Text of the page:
Do you happen to have a link to the original source of his comments. I'd like to look at the photos. Thanks.
Sorry I don't know how to link a facebook page, he posts on facebook in The Darkroom (celebratethegrain) as Rudiger Hartung, search for Mortensen technique. He also has a lot of his work on flickr as Ruediger Hartung
 

Camerashy

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Is Rudiger under-exposing his film approx. -1to -11/2 stops, metering zone viii and then opening up his lense +1 stop to place his metered reading on zone vii. Then using stand development techniques to develop the film. All in order to get good separation in the upper mid and highlight tones. Have I understood that correctly?
 

thronobulax

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Is Rudiger under-exposing his film approx. -1to -11/2 stops, metering zone viii and then opening up his lense +1 stop to place his metered reading on zone vii. Then using stand development techniques to develop the film. All in order to get good separation in the upper mid and highlight tones. Have I understood that correctly?
His explanation of how his metering is done was mystifying to me. His pictures (thanks for the link!) definitely show punched up mid-tone contrast which is a hallmark of minimal agitation techniques.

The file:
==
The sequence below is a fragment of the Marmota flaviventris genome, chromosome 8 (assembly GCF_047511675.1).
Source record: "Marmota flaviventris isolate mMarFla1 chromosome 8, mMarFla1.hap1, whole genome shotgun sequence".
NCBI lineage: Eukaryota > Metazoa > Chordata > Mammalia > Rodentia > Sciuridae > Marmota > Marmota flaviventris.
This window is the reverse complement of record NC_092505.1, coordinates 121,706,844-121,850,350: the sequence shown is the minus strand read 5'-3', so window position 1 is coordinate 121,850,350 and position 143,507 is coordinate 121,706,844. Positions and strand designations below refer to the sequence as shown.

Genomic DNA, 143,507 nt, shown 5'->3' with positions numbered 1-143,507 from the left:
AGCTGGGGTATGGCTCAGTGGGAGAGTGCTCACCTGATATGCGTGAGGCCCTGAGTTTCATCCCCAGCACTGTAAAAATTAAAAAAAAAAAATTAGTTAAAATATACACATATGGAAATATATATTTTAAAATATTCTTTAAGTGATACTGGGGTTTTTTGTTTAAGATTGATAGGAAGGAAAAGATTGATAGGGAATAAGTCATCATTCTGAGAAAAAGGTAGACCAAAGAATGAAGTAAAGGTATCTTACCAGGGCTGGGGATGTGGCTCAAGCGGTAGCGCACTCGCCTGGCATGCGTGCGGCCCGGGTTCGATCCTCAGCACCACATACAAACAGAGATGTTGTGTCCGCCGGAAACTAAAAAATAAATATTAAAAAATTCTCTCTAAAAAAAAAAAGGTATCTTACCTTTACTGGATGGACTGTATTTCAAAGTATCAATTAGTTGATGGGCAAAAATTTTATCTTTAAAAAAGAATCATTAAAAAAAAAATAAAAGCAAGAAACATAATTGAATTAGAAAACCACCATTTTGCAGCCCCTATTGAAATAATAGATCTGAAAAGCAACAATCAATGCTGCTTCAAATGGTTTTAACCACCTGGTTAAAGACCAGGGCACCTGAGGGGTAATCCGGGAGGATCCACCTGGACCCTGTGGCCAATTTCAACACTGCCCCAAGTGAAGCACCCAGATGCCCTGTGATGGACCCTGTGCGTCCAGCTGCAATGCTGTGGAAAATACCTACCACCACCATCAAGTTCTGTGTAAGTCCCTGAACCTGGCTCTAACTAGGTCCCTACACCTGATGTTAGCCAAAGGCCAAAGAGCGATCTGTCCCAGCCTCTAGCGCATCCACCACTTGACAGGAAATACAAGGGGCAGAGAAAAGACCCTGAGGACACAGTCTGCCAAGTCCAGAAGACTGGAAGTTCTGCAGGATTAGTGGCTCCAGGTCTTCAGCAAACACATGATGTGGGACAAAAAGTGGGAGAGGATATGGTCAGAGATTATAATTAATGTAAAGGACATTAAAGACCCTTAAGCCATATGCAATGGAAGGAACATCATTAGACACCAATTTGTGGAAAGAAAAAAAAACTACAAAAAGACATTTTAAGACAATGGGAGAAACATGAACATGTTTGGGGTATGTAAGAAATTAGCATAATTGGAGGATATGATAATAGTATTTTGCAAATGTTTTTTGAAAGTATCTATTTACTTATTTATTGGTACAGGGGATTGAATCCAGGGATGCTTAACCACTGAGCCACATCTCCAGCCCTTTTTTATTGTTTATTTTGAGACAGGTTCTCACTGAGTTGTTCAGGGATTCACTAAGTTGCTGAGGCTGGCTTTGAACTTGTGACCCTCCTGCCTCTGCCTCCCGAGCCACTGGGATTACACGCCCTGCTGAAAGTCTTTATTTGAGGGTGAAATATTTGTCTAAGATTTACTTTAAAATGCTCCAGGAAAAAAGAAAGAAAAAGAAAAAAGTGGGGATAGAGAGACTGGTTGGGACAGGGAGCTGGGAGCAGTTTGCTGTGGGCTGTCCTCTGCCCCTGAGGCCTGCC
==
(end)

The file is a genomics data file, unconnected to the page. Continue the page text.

In my own case, I meter the very deepest of all the shadows for Zone III. Then:

  • If there is good local contrast AND the brightest highlight sits no higher than Zone VII, I process normally with Pyrocat-HD 1:1:100.
  • If there is good local contrast but I want to move the highlights up in a short SBR, I use Exterme Minimal Agitation with Pyrocat-HD 1.5:1:150.
  • If there is good local contrast but the brightest highlight exceeds Zone VII, I use semistand with Pyrocat-HD 1.5:1:200 or D-23 1:1.
  • If I need increased local contrast, irrespective of where the highlights live, I use semistand with Pyrocat-HD 1.5:1:200.

For normal development, I use box ASA -1/3 stop. For all Pyrocat-HD semistand development I use box ASA. For D-23 1:1, I use 1/2 box ASA.

I am still refining this as I've just begun to understand low agitation methods recently. No doubt, I will change some of this as I learn more. One thing I do not ever do any more is true stand development (only initial agitation, nothing thereafter). The risk of bromide drag ruining the negative is too high, and semistand gives me just as good a result. Modern films need at least one agitation at the standing midpoint in my testing.